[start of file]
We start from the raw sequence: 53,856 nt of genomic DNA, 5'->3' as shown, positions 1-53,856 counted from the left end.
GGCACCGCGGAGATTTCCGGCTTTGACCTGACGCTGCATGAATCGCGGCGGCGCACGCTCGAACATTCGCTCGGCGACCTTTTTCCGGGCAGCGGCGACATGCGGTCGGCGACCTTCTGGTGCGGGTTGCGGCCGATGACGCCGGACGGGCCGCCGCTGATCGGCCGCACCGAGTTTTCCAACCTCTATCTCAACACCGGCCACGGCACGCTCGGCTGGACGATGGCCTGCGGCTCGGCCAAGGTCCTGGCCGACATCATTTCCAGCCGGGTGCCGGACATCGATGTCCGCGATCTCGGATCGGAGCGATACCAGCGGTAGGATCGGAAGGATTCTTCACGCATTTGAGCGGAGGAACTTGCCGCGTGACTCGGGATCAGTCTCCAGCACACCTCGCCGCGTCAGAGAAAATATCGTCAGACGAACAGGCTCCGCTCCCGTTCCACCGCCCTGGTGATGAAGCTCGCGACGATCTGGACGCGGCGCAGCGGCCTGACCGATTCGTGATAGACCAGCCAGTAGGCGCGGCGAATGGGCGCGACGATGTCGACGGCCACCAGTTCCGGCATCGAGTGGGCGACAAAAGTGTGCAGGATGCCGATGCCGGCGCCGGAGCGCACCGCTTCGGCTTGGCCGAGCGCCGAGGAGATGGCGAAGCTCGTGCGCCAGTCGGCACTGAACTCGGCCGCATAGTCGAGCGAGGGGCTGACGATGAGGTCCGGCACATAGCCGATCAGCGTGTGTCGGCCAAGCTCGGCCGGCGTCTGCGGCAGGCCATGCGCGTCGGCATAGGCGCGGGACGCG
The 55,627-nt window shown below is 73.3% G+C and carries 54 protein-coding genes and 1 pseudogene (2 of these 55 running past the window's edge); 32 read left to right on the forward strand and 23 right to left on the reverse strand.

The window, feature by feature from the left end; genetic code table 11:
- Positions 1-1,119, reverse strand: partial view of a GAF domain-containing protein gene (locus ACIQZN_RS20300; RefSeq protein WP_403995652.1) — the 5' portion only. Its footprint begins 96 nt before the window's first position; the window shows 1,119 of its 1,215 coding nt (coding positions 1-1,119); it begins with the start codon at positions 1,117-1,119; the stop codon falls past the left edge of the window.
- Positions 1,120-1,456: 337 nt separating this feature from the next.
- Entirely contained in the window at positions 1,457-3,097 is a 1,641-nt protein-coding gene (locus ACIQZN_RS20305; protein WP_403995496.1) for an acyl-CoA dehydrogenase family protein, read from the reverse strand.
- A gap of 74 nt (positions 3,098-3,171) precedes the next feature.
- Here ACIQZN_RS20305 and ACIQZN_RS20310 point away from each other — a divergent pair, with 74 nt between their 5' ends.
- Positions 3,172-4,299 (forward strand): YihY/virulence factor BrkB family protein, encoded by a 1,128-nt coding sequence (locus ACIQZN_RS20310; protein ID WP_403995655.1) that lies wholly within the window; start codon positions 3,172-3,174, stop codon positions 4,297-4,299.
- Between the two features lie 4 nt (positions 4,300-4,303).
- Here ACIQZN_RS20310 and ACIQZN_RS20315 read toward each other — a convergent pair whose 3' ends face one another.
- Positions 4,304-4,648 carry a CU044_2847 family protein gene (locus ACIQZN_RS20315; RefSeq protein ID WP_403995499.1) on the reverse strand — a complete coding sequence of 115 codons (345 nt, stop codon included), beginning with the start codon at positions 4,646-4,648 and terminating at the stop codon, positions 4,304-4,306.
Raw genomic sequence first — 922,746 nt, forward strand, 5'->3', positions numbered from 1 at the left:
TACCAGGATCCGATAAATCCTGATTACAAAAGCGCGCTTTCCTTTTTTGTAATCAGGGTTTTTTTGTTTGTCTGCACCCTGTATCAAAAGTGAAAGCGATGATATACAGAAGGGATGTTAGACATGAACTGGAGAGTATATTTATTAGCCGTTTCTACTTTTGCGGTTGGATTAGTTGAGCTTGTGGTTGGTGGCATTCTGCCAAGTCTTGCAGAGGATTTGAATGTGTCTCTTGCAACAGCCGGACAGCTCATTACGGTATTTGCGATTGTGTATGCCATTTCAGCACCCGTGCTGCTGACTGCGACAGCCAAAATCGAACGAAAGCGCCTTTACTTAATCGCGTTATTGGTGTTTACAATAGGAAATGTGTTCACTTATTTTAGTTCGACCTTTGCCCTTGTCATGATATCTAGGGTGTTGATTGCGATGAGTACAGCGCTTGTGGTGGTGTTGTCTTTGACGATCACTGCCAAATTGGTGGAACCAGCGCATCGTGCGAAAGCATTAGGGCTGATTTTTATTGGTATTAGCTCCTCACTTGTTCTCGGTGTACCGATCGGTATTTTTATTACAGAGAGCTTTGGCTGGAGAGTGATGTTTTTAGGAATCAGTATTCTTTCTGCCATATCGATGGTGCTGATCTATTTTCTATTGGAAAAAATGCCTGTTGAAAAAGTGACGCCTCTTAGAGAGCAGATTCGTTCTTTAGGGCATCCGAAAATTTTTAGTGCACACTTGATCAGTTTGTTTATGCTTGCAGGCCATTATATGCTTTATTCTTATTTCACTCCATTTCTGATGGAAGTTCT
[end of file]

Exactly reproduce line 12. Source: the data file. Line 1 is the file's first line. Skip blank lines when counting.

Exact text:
- Here ACIQZN_RS20310 and ACIQZN_RS20315 read toward each other — a convergent pair whose 3' ends face one another.